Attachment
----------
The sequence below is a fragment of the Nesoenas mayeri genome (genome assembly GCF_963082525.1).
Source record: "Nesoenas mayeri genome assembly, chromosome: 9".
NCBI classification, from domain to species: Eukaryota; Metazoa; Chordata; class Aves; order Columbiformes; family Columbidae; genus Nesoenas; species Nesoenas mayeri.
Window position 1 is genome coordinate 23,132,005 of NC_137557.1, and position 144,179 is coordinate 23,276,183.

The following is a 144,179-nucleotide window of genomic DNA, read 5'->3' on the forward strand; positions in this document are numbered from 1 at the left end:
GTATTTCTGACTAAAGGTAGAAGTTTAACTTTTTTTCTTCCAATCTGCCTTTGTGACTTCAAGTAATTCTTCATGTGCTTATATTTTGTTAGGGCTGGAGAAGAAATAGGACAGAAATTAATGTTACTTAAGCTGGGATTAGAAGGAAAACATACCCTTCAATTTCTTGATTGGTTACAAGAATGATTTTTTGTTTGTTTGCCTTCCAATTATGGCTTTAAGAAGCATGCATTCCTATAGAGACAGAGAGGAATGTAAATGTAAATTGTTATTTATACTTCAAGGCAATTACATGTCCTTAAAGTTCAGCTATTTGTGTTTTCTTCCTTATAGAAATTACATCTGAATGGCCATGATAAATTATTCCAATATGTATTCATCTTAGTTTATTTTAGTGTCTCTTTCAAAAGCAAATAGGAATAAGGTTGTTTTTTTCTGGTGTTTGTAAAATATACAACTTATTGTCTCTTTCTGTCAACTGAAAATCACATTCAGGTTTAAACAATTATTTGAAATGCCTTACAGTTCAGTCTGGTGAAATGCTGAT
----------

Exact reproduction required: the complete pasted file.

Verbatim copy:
The sequence below is a fragment of the Nesoenas mayeri genome (genome assembly GCF_963082525.1).
Source record: "Nesoenas mayeri genome assembly, chromosome: 9".
NCBI classification, from domain to species: Eukaryota; Metazoa; Chordata; class Aves; order Columbiformes; family Columbidae; genus Nesoenas; species Nesoenas mayeri.
Window position 1 is genome coordinate 23,132,005 of NC_137557.1, and position 144,179 is coordinate 23,276,183.

The following is a 144,179-nucleotide window of genomic DNA, read 5'->3' on the forward strand; positions in this document are numbered from 1 at the left end:
GTATTTCTGACTAAAGGTAGAAGTTTAACTTTTTTTCTTCCAATCTGCCTTTGTGACTTCAAGTAATTCTTCATGTGCTTATATTTTGTTAGGGCTGGAGAAGAAATAGGACAGAAATTAATGTTACTTAAGCTGGGATTAGAAGGAAAACATACCCTTCAATTTCTTGATTGGTTACAAGAATGATTTTTTGTTTGTTTGCCTTCCAATTATGGCTTTAAGAAGCATGCATTCCTATAGAGACAGAGAGGAATGTAAATGTAAATTGTTATTTATACTTCAAGGCAATTACATGTCCTTAAAGTTCAGCTATTTGTGTTTTCTTCCTTATAGAAATTACATCTGAATGGCCATGATAAATTATTCCAATATGTATTCATCTTAGTTTATTTTAGTGTCTCTTTCAAAAGCAAATAGGAATAAGGTTGTTTTTTTCTGGTGTTTGTAAAATATACAACTTATTGTCTCTTTCTGTCAACTGAAAATCACATTCAGGTTTAAACAATTATTTGAAATGCCTTACAGTTCAGTCTGGTGAAATGCTGAT